These hotshots aren't household names. Until recently, they've shunned the limelight.
Having fallen sharply the previous day, the Industrials suffer a triple-digit loss to 2246 in unusually high trading volume on the New York Stock Exchange, posting a near-10% decline on the week.
Black Monday hits ... Stocks open sharply lower and continue to fall for most of the session, as the Dow sheds 508 points, or 22%, to 1738. Trading volume is triple the recent daily average. ... Follow along as NBC Nightly News reports on the day and the damage done.
Despite talk of a delayed open, the NYSE starts trading at the usual time. The Dow opens sharply lower only to stage a 200-plus point rally and close with a gain of more 100 points at 1841. Trading volume surpasses that of the previous session
Stocks open higher and stay that way. The gains 185 points to close at 2027. Trading volume declines but remains at more than twice the daily average.
The Dow falls at the opens and trades 200 points lower at its worst point in the session. A recovery helps erase much of the loss, but the index still closes almost 80 points lower.
With new meaning to the phrase TGIF, the market opened flat and the Dow traded in a relatively narrow range. Volume moved closer to pre-crash levels. The blue-chip index ended the day a quarter of a point higher. The loss for the week was 13%.
Whether it was timing the market from prison, dealing with panicky investors at work or losing a fortune, readers recall how the crash affected their lives and balance sheets.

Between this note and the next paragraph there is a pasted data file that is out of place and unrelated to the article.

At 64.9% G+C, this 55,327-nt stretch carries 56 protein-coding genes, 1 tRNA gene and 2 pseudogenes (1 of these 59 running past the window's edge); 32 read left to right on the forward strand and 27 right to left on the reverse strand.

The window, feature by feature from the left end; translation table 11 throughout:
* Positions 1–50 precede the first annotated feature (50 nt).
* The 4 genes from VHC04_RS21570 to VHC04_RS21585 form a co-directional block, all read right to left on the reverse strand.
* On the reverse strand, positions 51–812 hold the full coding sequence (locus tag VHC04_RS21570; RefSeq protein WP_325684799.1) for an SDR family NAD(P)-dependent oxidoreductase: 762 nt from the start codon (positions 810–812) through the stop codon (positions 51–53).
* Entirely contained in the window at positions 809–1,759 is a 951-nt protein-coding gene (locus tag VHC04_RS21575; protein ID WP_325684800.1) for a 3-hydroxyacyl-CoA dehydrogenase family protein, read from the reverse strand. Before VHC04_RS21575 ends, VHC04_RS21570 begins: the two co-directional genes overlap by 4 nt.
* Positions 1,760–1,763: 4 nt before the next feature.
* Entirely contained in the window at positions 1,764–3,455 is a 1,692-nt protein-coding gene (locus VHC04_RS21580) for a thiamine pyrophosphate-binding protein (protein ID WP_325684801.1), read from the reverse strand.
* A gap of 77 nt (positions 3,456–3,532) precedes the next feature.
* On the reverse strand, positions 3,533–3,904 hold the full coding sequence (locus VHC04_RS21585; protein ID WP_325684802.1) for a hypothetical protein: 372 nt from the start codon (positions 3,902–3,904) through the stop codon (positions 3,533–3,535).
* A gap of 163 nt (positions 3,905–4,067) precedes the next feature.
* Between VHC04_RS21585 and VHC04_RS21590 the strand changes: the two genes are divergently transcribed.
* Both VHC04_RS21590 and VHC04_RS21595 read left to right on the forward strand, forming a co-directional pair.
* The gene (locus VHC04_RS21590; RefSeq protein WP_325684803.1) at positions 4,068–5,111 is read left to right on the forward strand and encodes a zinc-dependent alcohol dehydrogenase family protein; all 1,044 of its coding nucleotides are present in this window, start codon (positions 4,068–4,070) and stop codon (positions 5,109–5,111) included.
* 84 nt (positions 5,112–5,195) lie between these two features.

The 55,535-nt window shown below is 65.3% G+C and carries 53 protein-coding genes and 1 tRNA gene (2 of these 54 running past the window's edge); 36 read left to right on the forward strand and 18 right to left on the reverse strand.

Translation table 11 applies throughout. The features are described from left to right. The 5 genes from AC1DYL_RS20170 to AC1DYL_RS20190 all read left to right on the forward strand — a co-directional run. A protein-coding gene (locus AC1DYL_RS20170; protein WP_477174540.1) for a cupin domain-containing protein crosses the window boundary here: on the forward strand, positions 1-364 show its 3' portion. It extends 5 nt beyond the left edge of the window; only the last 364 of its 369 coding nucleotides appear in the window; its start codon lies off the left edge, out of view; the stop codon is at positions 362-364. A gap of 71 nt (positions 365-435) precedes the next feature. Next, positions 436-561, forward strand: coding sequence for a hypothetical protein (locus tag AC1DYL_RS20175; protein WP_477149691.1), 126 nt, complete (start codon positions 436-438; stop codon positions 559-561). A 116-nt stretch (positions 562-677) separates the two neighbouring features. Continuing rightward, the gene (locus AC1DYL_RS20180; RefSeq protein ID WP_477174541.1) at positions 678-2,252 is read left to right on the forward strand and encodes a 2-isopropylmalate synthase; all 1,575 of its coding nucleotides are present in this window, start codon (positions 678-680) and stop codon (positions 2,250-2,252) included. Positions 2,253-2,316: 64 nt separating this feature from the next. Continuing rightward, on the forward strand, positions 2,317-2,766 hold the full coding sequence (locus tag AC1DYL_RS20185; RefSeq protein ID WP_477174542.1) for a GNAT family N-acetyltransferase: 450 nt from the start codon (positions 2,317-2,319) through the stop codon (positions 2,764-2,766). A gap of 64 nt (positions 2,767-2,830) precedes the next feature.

Twenty years after the crash of 1987, the market is at or near a record high. Such was also the case in 1997 on the the 10-year anniversary of the crash. Here's how CNBC saw it then.
The warning signs were clear to one key member of Congress who wanted the agency to look into the increasingly volatile and worrisome market in early October.
Top market theorists, economists, authors, money managers, Wall Street executives and a key Congressman share their thoughts on what happened and what's different today.
Sure they both happened in October and were case studies in fear and panic. The big difference is that investors lost their shirts in 1929, while in 1987 it was more like misplacing your wallet for about a year.
Pretty much regardless of whom you ask -- economists, statistical theorists, Wall Street veterans -- the answer is: Yes, Black Monday can happen again. That answer, however, is not as black and white as it may seem.
It's hard to believe but CNBC did not exist at the time., but CNBC veterans Bill Griffeth, Sue Herera and Ron Insana, then at FNN, covered the event. Here's how they remember it.
Many are quick to say that when it comes to investing little has changed since the crash. Twenty years later, however, Wall Street and the securities business are quite a bit different.